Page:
Later that day, you’ll enjoy the tranquil hospitality of the Japanese Tea Ceremony, before you check in at the 3.5-star New Hankyu Kyoto (or another hotel of similar quality. Dinner tonight will once again be up to you, but Kyoto has a rich culinary tradition and you certainly won’t go hungry!
You’ll meet your guide after breakfast as usual at your hotel, ahead of another full day of sightseeing in Kyoto by private coach. You’ll start at the Fushimi Inari Shrine in the hills, a holy Shinto site dedicated to the fox god Inari, who’s in charge of rice, the harvest and good times. It’s world-famous for the many hundreds of vermillion torii gates that wind their way up the hillside.
You’ll rustle up some lunch on your own at the historic Nishi-ki Market, before you step further into history this afternoon at Toei Eigamura, a theme park built into a film set that really brings the past alive. It’s the size of a small town, and replicates a few famous Japanese sites, including the old Nihonbashi Bridge from Tokyo. If you like, we can arrange for your party to dress up in traditional kimonos, while there are plenty of attractions and a thrilling ninja show.
You’ll then visit Kinkaku-ji Temple, which is known as the Golden Pavilion for one very good reason – it’s covered in delicate gold leaf glinting in the summer sun. This temple to the north of the city is one of Kyoto’s iconic sights, and has to be seen to be believed.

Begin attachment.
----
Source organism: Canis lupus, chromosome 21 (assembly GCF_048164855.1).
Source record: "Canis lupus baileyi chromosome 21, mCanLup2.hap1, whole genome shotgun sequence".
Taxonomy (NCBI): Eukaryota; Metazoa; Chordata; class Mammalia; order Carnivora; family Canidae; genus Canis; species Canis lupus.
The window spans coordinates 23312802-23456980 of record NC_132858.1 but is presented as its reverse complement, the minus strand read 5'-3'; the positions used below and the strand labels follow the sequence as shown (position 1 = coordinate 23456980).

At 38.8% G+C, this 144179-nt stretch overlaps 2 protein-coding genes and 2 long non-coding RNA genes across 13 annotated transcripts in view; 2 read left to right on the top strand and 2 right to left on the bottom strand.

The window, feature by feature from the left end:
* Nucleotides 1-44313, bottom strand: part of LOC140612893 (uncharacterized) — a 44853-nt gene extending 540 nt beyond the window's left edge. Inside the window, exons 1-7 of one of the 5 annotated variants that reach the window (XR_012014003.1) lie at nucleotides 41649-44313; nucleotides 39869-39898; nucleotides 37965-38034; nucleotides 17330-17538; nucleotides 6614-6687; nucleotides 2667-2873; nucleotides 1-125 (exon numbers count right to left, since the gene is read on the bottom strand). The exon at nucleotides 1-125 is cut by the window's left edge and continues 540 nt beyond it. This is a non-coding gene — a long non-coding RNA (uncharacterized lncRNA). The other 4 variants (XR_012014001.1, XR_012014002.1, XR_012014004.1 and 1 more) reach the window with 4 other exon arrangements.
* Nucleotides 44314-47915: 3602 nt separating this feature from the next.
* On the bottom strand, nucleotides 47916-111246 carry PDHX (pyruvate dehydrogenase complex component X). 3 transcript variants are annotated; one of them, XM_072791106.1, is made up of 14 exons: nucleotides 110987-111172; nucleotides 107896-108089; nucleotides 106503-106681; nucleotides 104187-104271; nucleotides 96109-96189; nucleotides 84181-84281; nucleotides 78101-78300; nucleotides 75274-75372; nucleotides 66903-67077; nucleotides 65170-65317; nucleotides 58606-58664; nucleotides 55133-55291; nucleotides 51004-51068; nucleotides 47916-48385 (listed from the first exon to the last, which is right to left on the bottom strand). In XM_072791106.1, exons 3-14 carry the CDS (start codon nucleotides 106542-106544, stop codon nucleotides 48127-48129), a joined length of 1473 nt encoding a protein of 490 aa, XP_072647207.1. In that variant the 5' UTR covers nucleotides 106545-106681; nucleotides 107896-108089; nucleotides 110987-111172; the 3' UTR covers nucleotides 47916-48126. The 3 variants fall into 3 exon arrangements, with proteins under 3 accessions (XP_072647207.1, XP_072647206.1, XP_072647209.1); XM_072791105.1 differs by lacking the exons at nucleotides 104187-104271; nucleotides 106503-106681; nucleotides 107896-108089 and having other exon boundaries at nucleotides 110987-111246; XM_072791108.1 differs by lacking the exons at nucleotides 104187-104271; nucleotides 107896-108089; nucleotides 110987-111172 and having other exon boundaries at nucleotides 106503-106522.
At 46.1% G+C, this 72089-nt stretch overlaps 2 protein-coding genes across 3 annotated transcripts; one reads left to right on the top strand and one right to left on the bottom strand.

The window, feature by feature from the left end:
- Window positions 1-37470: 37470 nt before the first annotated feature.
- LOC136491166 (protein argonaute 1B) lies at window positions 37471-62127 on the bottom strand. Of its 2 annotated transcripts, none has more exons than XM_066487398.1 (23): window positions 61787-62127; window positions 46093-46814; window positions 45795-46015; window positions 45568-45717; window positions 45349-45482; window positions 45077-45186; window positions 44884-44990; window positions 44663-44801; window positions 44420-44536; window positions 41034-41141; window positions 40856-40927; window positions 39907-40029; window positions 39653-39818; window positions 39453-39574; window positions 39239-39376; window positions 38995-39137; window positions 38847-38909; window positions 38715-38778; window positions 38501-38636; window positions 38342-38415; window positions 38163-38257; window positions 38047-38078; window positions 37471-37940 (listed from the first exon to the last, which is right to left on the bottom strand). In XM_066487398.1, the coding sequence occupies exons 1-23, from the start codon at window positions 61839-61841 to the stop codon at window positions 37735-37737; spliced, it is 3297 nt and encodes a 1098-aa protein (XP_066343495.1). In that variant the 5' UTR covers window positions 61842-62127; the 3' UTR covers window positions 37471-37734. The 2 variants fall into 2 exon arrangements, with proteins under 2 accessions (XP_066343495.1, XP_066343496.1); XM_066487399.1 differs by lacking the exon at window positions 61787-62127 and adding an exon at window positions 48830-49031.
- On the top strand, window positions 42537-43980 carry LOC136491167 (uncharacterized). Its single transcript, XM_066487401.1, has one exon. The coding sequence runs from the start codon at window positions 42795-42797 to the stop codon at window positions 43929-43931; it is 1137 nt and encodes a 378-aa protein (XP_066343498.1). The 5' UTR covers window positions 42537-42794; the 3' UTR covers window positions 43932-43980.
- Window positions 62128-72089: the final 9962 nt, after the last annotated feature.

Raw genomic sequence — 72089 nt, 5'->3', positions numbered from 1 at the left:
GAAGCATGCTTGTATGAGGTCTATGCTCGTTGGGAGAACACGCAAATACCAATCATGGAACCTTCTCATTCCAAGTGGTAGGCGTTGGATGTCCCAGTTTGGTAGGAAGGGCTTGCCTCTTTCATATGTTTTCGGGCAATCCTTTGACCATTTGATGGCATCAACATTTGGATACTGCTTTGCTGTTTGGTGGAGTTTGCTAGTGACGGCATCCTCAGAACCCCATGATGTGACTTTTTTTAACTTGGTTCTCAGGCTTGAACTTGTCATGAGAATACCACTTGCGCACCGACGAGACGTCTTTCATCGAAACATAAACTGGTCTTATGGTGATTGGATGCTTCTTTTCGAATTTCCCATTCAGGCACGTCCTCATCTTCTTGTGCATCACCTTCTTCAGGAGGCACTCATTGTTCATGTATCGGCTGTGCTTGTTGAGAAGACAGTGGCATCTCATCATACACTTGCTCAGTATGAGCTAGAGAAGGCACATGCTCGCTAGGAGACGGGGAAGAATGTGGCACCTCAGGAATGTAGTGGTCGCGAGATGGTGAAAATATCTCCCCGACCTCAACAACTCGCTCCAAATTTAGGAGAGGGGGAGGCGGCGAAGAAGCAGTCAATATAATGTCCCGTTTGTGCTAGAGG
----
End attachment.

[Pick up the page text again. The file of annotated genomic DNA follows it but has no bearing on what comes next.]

That evening, we’ve arranged a very special cultural experience – a classical maiko dinner show. Maiko are geishas in training, and you’ll eat and drink as they dance, play music and make charming conversation with their guests in the same way as they’ve been doing for centuries.
After breakfast, you’ll leave Japan’s main island and head west towards Kyushu, where you’ll be staying in the province of Oita – One the best place in Japan to enjoy hot spring relaxation.
Travelling by Bullet Train, your first stop is Kokura Station. You’ll be eating lunch on the train once again, and there will be plenty of tasty options on sale at Kyoto Station.
You’ll switch trains at Kokura, heading to Nakatsu Station, where another English-speaking representative will help you hire a car for the next leg of the journey. They’ll explain the navigation system and the rules of Japanese roads (don’t worry – they also drive on the left here!) and then you’re ready to go!
The stunning Yabakei Gorge is roughly 20 minutes from Nakatsu, and best seen from the saddle of a bike. We recommend a 21-mile cycle trail that offers incredible panoramic views of the gorge itself, especially Hitomihakkei where and the trees lined up the cliffside. You can also try a lower-intensity walking trek lasting between one and two hours.
Another our recommendation is trekking in Kunisaki peninsula which located about 80 minutes to the east from Nakatsu. About two and half hours Mt. Monju Circuit course is forest trail with fantastic mountain view. Start from Monjusen-ji temple where Nio statues in moss are standing by the steep staircases.
Tonight’s final destination is the town of Beppu, one of the finest geothermal resorts in the whole country, and a place that’s constantly wreathed by clouds of steam that literally billow from vents in the ground. After a long ride, there’s nothing better than sand bathing at the Hyotan hot spring to wipe away the exertions of the road.